Whichever you implement, you must develop the back end promotional materials that match the spending habits of your customers. New customer kits, fading customer letters, birthday and anniversary announcements, rewards, specials, etc. Once these are developed, you can automate the process of developing the one to one relationship you need with each and every client in your frequent buyer program.
You can use the web to keep track of points systems or just something simple like explaining the rules and regulations of the program, with a sign up form attached.
The most effective rewards program is one that issues rewards on a surprise, random basis, when the client least expects it.
Often, as small business people, we assume we know what our customers want. Unfortunately, we use our own filters of the world to determine what we offer customers. Then, when they don’t buy, we wonder what the problem it.
A more scientific approach is the simple survey. Prospect and clients who use the internet enjoy expressing their opinions. It’s a perfect medium to gather information about what you offer.
Use the web to set up chat forums, surveys and discussion boards so that your customers and prospects can discuss issues pertaining to your industry. When you participate also, you become the expert and begin to establish rapport with your visitors, which eventually will lead to increased sales and loyalty.
Most web developers and hosts have forms available to set up these types of important research vehicles. Take advantage of them regularly. Also, check out the business to business premier networking site, Ryze.com to get an idea of how to utilize this concept on your site. You’ll also meet some very knowledgeable and interesting people.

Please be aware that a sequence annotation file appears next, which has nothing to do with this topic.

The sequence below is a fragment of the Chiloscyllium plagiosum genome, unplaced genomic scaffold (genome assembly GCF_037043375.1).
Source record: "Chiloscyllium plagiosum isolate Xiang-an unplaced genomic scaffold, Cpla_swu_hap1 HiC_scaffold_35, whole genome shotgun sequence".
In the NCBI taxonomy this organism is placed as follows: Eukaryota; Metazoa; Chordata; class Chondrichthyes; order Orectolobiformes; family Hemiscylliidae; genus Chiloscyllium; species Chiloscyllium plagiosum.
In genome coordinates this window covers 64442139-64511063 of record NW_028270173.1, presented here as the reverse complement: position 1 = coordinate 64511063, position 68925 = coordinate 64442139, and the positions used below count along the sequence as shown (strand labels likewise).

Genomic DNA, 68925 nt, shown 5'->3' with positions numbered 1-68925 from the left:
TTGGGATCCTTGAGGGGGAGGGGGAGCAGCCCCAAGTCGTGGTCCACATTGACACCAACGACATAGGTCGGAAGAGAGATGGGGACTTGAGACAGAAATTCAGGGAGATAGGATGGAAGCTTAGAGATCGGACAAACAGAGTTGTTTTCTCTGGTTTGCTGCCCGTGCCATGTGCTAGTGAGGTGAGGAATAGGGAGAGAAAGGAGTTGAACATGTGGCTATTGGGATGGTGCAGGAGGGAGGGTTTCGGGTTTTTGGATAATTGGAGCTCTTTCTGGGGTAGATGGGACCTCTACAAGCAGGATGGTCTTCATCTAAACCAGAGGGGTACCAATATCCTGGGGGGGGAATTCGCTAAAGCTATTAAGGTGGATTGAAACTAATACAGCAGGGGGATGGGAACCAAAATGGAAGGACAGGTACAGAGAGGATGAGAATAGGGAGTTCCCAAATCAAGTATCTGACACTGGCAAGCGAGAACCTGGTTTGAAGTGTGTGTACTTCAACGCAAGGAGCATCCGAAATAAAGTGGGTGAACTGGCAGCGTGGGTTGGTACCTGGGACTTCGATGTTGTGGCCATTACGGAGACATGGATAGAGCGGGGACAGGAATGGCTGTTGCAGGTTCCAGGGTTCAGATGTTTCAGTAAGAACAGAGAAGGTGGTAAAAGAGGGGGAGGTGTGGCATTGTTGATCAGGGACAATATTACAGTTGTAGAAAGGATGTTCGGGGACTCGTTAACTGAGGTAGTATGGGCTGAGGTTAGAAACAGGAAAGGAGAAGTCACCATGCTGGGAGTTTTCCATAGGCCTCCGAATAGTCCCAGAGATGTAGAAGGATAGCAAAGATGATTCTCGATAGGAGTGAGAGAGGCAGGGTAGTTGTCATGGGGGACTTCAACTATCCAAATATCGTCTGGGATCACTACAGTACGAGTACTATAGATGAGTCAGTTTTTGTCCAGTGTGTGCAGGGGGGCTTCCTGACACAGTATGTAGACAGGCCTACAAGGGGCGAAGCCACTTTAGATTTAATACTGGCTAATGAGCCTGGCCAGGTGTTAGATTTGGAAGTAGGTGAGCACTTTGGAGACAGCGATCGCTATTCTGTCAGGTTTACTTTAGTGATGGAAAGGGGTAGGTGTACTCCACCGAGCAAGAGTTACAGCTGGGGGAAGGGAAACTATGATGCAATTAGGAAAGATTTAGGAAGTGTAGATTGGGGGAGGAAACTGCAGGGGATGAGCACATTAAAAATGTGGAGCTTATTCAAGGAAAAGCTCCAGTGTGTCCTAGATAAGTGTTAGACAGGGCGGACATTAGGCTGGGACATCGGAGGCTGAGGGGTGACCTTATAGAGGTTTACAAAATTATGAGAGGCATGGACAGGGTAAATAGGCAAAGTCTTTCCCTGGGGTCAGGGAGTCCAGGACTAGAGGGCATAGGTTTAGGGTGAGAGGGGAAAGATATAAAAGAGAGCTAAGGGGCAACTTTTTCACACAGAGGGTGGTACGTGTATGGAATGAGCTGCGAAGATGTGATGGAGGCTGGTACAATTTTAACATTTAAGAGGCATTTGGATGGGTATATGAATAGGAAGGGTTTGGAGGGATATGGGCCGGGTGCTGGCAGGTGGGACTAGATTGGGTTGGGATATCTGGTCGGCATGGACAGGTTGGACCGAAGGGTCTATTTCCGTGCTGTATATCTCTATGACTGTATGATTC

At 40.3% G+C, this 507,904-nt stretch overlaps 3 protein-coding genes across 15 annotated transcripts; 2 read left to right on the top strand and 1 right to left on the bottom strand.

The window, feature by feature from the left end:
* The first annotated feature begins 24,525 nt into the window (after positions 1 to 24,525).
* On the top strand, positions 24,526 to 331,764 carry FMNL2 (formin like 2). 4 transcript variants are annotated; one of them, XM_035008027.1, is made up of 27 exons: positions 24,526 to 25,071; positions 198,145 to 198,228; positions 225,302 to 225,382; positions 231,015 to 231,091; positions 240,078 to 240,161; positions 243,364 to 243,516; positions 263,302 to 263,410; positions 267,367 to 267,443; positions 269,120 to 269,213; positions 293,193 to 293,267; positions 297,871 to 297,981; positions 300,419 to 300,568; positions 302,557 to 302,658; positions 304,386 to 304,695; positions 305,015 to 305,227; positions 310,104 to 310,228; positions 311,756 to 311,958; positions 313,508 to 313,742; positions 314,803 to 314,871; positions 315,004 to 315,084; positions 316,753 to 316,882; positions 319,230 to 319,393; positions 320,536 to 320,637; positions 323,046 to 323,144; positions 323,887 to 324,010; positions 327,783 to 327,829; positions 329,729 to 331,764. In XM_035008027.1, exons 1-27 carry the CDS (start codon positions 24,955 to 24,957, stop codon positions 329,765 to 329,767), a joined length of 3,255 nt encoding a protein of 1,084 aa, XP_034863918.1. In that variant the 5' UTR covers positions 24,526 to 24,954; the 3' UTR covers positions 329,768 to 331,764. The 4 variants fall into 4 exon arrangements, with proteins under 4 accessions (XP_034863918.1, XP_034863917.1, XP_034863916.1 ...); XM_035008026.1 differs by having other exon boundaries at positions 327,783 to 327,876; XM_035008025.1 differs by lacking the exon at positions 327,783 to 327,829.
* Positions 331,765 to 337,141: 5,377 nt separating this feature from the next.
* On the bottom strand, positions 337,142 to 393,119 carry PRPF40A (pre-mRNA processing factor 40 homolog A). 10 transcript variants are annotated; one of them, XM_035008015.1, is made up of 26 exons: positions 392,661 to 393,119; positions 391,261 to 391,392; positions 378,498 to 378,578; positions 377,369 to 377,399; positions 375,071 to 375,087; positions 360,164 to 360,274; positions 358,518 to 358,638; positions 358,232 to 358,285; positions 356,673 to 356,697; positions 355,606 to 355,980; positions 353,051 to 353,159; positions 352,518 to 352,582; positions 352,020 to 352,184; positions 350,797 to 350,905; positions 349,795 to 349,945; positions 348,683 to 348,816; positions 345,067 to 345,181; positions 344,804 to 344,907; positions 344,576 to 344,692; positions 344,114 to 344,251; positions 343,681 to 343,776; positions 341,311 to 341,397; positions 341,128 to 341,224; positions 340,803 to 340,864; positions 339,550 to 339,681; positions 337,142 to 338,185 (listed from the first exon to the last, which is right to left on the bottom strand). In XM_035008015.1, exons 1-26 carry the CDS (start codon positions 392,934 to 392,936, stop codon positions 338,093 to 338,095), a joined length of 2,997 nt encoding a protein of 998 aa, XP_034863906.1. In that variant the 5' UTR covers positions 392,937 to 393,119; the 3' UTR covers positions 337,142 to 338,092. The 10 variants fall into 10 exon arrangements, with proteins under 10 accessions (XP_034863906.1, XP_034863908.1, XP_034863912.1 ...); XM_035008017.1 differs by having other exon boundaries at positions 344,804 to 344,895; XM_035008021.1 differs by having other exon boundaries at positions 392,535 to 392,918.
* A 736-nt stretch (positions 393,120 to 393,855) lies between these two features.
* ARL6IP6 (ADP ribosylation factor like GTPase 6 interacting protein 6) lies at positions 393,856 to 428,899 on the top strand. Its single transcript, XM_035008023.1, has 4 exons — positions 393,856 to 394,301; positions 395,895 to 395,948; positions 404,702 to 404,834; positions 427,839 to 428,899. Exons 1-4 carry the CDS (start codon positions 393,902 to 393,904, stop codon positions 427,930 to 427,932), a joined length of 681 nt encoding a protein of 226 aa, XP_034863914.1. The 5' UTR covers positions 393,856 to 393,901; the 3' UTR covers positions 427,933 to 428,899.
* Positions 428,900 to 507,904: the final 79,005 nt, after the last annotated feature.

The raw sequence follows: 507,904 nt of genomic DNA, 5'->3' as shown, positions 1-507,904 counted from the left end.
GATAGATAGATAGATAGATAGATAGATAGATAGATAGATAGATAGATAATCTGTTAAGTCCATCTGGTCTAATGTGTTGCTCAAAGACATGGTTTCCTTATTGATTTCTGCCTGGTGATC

7. Database Marketing:
The key to successful retail loyalty is database marketing. Many small business people today believe that the way to build loyalty today is constant discounting. All discounting does is lower your margins and makes it more difficult to profit from customers. With a proper database marketing program, retailers and service companies can tap into the goldmine that is right before their eyes.
A perfect way to do this is to unleash an auto responder that will automatically send out newsletters, announcements, broadcasts and messages to your customer list. It’s one of the most powerful and automatic marketing tools to come along in a long time. For a free trial of this powerful marketing software go to: CyberWealthAutomation
By incorporating these 7 online strategies, traditional small businesses can boost their sales and maintain genuine rapport with customers both offline and online.
Who is Allan Katz?
Allan J. Katz, The Loyalty Coach, consults with companies to help them attract, keep and multiply customers. He is the author of The Complete Guide To Retail Loyalty Marketing and four other books on marketing and loyalty. His new book, Addictive Entrepreneurship is available at AddictiveEntrepreneurship.com . His marketing newsletter, Remarkable Marketing Results, with tips, case studies and proven strategies is available on his website at LoyaltyCoach.com .